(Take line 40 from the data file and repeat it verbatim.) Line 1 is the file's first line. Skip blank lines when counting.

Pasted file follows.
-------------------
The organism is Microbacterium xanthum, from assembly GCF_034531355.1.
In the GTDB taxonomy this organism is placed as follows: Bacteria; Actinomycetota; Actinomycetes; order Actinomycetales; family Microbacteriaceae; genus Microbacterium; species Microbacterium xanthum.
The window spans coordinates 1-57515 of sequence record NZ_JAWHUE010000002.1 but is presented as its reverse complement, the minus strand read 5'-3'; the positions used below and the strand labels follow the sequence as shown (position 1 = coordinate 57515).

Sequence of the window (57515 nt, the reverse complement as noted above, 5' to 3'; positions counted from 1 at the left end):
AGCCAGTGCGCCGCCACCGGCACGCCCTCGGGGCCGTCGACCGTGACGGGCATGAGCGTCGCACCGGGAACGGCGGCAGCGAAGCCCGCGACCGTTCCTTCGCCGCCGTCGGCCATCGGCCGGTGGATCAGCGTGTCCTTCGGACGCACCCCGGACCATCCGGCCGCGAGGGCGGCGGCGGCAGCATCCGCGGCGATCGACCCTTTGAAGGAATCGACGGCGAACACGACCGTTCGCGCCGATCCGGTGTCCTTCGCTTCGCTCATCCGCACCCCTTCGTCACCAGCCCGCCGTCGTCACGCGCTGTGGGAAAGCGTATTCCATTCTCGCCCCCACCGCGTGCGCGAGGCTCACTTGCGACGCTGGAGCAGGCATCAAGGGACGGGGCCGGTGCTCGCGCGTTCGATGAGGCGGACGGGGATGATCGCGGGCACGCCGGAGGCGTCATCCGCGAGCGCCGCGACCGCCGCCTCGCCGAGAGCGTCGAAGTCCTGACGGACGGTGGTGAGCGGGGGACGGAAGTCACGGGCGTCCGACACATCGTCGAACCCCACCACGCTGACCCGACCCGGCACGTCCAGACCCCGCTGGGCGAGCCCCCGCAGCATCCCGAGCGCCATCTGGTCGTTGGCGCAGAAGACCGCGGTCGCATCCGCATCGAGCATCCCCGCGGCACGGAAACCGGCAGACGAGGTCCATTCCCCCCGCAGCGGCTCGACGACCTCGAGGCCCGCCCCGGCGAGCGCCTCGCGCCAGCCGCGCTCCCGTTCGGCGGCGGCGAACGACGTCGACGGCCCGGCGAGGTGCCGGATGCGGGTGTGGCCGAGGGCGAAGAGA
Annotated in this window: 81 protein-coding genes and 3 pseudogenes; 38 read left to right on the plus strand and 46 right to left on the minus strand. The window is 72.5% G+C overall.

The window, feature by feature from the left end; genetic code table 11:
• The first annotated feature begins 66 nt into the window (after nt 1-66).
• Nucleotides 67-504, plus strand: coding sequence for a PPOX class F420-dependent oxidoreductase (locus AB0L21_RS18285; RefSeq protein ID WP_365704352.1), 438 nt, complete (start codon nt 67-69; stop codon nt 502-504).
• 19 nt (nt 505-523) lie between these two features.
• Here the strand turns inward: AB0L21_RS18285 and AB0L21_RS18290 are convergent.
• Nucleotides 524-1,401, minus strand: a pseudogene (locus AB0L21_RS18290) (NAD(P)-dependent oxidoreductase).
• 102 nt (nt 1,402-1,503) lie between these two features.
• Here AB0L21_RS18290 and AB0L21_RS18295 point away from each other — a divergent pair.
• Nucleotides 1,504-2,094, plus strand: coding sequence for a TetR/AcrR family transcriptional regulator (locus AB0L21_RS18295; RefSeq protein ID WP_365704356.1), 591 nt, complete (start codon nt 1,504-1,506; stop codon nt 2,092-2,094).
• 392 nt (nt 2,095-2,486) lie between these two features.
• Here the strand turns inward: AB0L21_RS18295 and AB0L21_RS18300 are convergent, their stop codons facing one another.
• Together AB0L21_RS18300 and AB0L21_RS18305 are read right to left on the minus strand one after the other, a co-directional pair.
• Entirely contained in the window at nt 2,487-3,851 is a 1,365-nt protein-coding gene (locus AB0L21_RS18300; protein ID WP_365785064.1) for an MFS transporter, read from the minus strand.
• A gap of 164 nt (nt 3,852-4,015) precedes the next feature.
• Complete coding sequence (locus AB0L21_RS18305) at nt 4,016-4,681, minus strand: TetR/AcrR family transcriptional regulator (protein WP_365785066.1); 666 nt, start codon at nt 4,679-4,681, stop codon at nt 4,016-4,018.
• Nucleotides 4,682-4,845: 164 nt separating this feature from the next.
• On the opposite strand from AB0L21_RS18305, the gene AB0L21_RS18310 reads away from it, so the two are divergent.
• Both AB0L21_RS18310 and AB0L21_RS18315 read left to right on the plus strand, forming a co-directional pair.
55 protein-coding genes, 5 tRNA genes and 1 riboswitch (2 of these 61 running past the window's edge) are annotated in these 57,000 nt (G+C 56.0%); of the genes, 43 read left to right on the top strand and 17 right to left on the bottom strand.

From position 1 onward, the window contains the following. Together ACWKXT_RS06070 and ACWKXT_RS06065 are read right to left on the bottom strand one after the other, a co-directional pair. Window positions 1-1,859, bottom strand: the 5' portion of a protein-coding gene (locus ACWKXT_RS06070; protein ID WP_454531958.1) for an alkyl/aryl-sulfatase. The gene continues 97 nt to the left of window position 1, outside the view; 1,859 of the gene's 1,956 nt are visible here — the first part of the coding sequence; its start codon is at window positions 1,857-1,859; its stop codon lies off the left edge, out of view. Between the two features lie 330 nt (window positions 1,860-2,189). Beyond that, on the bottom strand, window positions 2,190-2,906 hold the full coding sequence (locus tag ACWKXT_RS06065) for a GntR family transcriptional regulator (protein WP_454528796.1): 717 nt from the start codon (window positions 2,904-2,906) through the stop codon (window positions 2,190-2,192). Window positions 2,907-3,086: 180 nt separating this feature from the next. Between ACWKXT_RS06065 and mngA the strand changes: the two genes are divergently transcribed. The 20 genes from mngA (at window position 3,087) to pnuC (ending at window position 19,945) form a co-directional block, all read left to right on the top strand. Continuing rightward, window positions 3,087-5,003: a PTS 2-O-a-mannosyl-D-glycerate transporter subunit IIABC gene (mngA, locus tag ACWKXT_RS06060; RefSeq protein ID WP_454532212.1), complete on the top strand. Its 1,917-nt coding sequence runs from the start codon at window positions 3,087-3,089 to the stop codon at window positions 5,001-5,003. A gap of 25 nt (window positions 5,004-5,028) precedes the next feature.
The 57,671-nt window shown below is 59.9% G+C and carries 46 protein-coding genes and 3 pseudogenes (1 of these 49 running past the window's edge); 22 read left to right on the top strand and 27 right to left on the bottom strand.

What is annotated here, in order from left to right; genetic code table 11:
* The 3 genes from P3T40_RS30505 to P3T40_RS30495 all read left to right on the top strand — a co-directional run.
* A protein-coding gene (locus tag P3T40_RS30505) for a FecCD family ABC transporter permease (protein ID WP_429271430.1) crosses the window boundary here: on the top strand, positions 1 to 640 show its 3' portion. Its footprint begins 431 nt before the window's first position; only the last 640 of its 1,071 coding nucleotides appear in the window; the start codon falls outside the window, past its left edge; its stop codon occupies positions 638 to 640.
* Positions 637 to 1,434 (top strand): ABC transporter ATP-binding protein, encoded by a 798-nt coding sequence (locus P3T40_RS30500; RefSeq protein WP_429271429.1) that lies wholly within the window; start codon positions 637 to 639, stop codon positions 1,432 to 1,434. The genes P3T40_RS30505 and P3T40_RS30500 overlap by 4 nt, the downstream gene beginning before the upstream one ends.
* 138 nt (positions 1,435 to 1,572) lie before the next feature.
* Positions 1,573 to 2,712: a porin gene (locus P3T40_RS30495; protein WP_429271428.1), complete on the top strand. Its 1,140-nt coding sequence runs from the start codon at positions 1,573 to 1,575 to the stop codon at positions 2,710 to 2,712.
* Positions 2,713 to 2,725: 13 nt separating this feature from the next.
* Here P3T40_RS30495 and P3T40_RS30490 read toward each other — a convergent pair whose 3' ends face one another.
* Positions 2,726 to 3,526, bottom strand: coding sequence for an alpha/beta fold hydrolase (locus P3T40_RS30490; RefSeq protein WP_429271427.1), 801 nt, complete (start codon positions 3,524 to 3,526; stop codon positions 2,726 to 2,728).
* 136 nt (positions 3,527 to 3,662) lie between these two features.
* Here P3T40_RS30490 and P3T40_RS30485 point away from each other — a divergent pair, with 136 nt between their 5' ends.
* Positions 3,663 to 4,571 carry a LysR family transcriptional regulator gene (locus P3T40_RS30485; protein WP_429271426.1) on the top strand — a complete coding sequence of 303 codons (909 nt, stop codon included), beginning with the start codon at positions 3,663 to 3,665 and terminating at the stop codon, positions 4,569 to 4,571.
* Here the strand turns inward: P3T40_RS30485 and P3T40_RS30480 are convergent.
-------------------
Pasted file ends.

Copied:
* Here the strand turns inward: P3T40_RS30485 and P3T40_RS30480 are convergent.